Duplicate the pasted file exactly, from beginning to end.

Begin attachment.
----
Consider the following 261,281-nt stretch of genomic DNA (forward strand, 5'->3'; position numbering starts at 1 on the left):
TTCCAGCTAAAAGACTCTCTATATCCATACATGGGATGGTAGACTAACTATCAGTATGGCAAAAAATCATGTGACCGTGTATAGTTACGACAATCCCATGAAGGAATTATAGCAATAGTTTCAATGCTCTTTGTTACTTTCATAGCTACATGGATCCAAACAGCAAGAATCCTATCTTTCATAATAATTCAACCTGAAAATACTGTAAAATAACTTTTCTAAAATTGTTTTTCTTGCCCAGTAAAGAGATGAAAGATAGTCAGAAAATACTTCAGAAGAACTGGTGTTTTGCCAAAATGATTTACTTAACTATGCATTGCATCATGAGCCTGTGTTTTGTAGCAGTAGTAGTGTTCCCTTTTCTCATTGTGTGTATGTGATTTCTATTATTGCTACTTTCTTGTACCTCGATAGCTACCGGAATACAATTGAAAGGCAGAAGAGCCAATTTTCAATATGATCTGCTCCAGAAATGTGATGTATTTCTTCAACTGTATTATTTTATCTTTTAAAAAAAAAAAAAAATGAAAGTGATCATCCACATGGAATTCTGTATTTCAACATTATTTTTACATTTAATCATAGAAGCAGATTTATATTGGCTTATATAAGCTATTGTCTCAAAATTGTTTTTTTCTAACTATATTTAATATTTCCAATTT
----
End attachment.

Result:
Consider the following 261,281-nt stretch of genomic DNA (forward strand, 5'->3'; position numbering starts at 1 on the left):
TTCCAGCTAAAAGACTCTCTATATCCATACATGGGATGGTAGACTAACTATCAGTATGGCAAAAAATCATGTGACCGTGTATAGTTACGACAATCCCATGAAGGAATTATAGCAATAGTTTCAATGCTCTTTGTTACTTTCATAGCTACATGGATCCAAACAGCAAGAATCCTATCTTTCATAATAATTCAACCTGAAAATACTGTAAAATAACTTTTCTAAAATTGTTTTTCTTGCCCAGTAAAGAGATGAAAGATAGTCAGAAAATACTTCAGAAGAACTGGTGTTTTGCCAAAATGATTTACTTAACTATGCATTGCATCATGAGCCTGTGTTTTGTAGCAGTAGTAGTGTTCCCTTTTCTCATTGTGTGTATGTGATTTCTATTATTGCTACTTTCTTGTACCTCGATAGCTACCGGAATACAATTGAAAGGCAGAAGAGCCAATTTTCAATATGATCTGCTCCAGAAATGTGATGTATTTCTTCAACTGTATTATTTTATCTTTTAAAAAAAAAAAAAAATGAAAGTGATCATCCACATGGAATTCTGTATTTCAACATTATTTTTACATTTAATCATAGAAGCAGATTTATATTGGCTTATATAAGCTATTGTCTCAAAATTGTTTTTTTCTAACTATATTTAATATTTCCAATTT